At the start of 2019 SPICe published the first companion blog to the annual Scottish Parliament Statistics publication, bringing parliamentary facts and figures to life in a series of infographics. Scottish Parliament Statistics 2018-2019 has now been published and this blog focuses on a new selection of niche parliamentary facts and figures which aim to highlight the variety and depth of information that the publication contains.
The statistics generally cover the period of one parliamentary year, however some data is cumulative for the whole session.
A parliamentary year is a period, normally 12 months, beginning on the date of the first meeting of the Parliament following a general election, and on each subsequent anniversary of that date within that session. For the current session the parliamentary year runs from the 12 May – 11 May.
Did you know that committee business takes up more time than plenary (Chamber) business?
- MSPs spent a total of 944hrs 14mins in 490 committee meetings, more than double the 437hrs 43mins spent in the Chamber.
- 21 committees met during the parliamentary year.
- The Environment, Climate Change and Land Reform Committee met 37 times for a grand total of 100hrs and 45mins, followed closely by the Rural Economy and Connectivity at 92hrs 1min, over 35 meetings
- November was the busiest month for committees, with a total of 123hrs 49mins spent in meetings.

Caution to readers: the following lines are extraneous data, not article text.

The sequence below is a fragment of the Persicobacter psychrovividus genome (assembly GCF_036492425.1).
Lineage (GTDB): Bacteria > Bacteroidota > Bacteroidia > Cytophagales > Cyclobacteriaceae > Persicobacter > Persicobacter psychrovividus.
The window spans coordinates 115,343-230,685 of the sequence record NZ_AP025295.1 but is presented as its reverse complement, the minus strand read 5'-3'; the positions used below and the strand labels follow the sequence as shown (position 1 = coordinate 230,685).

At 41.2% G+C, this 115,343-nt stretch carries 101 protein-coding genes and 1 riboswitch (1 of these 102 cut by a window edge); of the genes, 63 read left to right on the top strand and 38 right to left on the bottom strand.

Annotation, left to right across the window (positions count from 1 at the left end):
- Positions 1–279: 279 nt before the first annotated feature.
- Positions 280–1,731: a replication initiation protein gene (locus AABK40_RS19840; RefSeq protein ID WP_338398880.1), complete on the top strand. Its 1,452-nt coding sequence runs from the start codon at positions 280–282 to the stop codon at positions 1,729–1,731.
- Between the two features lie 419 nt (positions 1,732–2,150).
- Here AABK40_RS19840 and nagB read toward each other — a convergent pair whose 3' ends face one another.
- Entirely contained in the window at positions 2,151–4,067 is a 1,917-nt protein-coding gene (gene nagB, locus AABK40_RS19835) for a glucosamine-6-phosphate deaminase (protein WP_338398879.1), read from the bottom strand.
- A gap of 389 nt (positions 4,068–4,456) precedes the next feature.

Committees play a central part in the work of the Parliament – taking evidence from witnesses, scrutinising legislation and conducting inquiries. Most committees meet weekly or fortnightly, usually on Tuesday, Wednesday or Thursday mornings, in one of the Scottish Parliament’s committee rooms – or in locations around Scotland.
A committee usually has between 5 and 15 MSPs as members. Committee members are selected having regard to the balance of political parties in the Parliament and membership is approved by the whole Parliament.
The members of a committee must choose a Convener and Deputy Convener from a particular political party decided by Parliament, following a recommendation by the Parliamentary Bureau.
Scottish Parliament Statistics 2018-2019 includes figures for the number of MSPs, by gender and party, that have been appointed to the posts of Convener and Deputy Convener. The figures are running totals, for the whole of the Parliamentary year, because MSPs sometimes move committee during the year.
Although only 46 (36%) of the 129 elected MSPs are women, MSPs have appointed 13 female Conveners and 11 female Deputy Conveners, which together equates to a much higher 48% of all Conveners and Deputy Conveners.
Scottish Parliament Statistics 2018-2019 provides further analysis detailing how the time spent in sessions in the Chamber (plenary sessions) is divided between different types of business.
During the parliamentary year 2018-2019:
- MSPs met in the Chamber on 108 days.
- November had the most plenary meetings – 13.
- Plenary business lasted for a total of 437hrs 44 minutes.